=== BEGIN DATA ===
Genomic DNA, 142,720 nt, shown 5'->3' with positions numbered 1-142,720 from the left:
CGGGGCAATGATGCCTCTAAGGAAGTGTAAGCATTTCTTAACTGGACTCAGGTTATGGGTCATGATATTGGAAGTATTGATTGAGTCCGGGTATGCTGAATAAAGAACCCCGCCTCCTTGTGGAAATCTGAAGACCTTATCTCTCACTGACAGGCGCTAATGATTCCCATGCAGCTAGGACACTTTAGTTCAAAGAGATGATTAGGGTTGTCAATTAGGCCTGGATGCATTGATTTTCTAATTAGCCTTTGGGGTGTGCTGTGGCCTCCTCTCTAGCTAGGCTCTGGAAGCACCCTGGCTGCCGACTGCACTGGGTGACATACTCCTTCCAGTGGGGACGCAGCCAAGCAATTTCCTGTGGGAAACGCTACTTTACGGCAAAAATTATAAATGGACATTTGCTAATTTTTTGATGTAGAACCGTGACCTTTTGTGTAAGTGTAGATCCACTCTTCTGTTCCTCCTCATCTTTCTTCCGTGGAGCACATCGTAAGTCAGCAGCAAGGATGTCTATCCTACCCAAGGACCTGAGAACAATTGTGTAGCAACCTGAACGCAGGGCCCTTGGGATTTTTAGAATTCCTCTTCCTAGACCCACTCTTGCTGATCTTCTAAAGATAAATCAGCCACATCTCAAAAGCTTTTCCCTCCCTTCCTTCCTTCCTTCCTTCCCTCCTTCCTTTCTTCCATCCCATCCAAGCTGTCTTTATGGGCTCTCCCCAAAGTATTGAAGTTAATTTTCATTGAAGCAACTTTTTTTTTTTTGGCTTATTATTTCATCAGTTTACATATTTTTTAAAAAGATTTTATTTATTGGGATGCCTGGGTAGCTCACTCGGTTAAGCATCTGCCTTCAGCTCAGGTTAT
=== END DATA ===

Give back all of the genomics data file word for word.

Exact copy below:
Genomic DNA, 142,720 nt, shown 5'->3' with positions numbered 1-142,720 from the left:
CGGGGCAATGATGCCTCTAAGGAAGTGTAAGCATTTCTTAACTGGACTCAGGTTATGGGTCATGATATTGGAAGTATTGATTGAGTCCGGGTATGCTGAATAAAGAACCCCGCCTCCTTGTGGAAATCTGAAGACCTTATCTCTCACTGACAGGCGCTAATGATTCCCATGCAGCTAGGACACTTTAGTTCAAAGAGATGATTAGGGTTGTCAATTAGGCCTGGATGCATTGATTTTCTAATTAGCCTTTGGGGTGTGCTGTGGCCTCCTCTCTAGCTAGGCTCTGGAAGCACCCTGGCTGCCGACTGCACTGGGTGACATACTCCTTCCAGTGGGGACGCAGCCAAGCAATTTCCTGTGGGAAACGCTACTTTACGGCAAAAATTATAAATGGACATTTGCTAATTTTTTGATGTAGAACCGTGACCTTTTGTGTAAGTGTAGATCCACTCTTCTGTTCCTCCTCATCTTTCTTCCGTGGAGCACATCGTAAGTCAGCAGCAAGGATGTCTATCCTACCCAAGGACCTGAGAACAATTGTGTAGCAACCTGAACGCAGGGCCCTTGGGATTTTTAGAATTCCTCTTCCTAGACCCACTCTTGCTGATCTTCTAAAGATAAATCAGCCACATCTCAAAAGCTTTTCCCTCCCTTCCTTCCTTCCTTCCTTCCCTCCTTCCTTTCTTCCATCCCATCCAAGCTGTCTTTATGGGCTCTCCCCAAAGTATTGAAGTTAATTTTCATTGAAGCAACTTTTTTTTTTTTGGCTTATTATTTCATCAGTTTACATATTTTTTAAAAAGATTTTATTTATTGGGATGCCTGGGTAGCTCACTCGGTTAAGCATCTGCCTTCAGCTCAGGTTAT